Chemicals & Petrochemicals

Direct and indirect CO2 emissions from the chemicals & petrochemicals industries amount to
approximately 1.7 gigatonnes, accounting for 5% of total energy- and process-related CO2
emissions. The main chemicals produced are steam-cracking products, ammonia and methanol.

Fossil fuels are the main raw material for primary petrochemicals, which in turn serve as the building blocks for the plastics, fibres and polymers in our everyday lives. 

In 2018, global production of these petrochemicals amounted to some 644 megatonnes (Mt). The largest share – some 360 Mt – went to the plastics sector, which is forecast to consume as much as 1000 Mt of petrochemicals by 2050. This kind of growth demands new solutions for recycling plastics.


Paths towards decarbonization

Carbon-capture technology is already being applied as part of the ammonia or hydrogen production process at up to 400 chemical plants around the world. Most of the captured CO2 is released, but some is used for secondary applications. Some 20 facilities worldwide are also storing the carbon they capture.

The industry has three options for decarbonizing to net zero:

  1.   Use biomass feedstocks together with renewable energy. 
  2.   Use synthetic hydrocarbons as feedstocks, together with renewable energy.
  3.   Apply carbon capture, utilization and storage technology to existing processes, while using renewable heat and electricity. Final products such as plastics also need to be recycled, or their energy captured through combustion. If combusted, the carbon must be captured too.


How SFW is helping

SFW can provide the chemicals & petrochemicals industries with captive power plants that run on biomass. There is also a future opportunity to recycle the chemicals used in plastics, either through gasification or pyrolysis.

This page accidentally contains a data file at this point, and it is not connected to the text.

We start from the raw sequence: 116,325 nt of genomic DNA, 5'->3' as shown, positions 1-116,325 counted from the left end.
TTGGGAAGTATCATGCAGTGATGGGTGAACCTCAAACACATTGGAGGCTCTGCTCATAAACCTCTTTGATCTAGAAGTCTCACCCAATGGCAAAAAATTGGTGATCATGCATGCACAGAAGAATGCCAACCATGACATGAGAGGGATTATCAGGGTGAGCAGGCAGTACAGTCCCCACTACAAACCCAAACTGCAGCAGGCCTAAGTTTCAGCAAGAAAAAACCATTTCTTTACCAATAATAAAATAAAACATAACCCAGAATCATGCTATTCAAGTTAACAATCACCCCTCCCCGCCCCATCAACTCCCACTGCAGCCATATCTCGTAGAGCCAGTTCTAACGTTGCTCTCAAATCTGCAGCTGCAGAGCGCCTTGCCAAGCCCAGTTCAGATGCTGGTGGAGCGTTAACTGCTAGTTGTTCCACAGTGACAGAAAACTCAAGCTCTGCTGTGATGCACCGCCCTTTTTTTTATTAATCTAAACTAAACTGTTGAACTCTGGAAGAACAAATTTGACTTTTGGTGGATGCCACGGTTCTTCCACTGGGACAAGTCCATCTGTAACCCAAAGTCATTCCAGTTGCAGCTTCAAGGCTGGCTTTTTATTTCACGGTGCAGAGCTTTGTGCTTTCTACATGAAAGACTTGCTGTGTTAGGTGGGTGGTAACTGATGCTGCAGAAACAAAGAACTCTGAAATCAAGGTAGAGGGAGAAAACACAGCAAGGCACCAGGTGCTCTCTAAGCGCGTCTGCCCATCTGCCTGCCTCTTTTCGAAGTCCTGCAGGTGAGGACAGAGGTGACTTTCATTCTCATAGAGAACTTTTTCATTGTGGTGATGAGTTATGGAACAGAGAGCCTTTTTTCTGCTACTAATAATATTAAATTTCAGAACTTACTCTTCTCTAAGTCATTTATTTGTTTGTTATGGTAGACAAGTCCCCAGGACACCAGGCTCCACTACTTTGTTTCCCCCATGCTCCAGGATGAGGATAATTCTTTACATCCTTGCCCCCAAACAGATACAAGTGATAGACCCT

The key ingredient in fertilizer is ammonia, the production of which accounts for 0.4 gigatonnes
of CO2 emissions (1.3% of total global emissions). The fertilizer industry uses around 85%
of the 200 megatonnes of ammonia produced each year.

Some 90% of ammonia is produced using the Haber-Bosch process, which combines nitrogen and hydrogen under high temperatures and pressures. The hydrogen used by the industry is mainly derived from steam-reformed natural gas. 

Decarbonization options are available (see below), but they come at a considerable cost that’s reflected in market prices for end products. Fossil-based ammonia currently trades at around USD 200 per tonne, whereas green ammonia is around USD 600 per tonne.


Paths towards decarbonization

The industry has a two-step option towards net zero:


Replace natural-gas based hydrogen with biomass gasification or electrolysis-based hydrogen to produce green ammonia.

Step 2:

Use the green ammonia as an energy carrier to decarbonize other sectors. Green ammonia offers some benefits over pure hydrogen when used in this way.

How SFW is helping

SFW can provide biomass-based captive power plants for the heat needed to create ammonia. In addition, our gasification technology can be utilized to replace natural-gas based hydrogen with biomass or waste-based feedstock.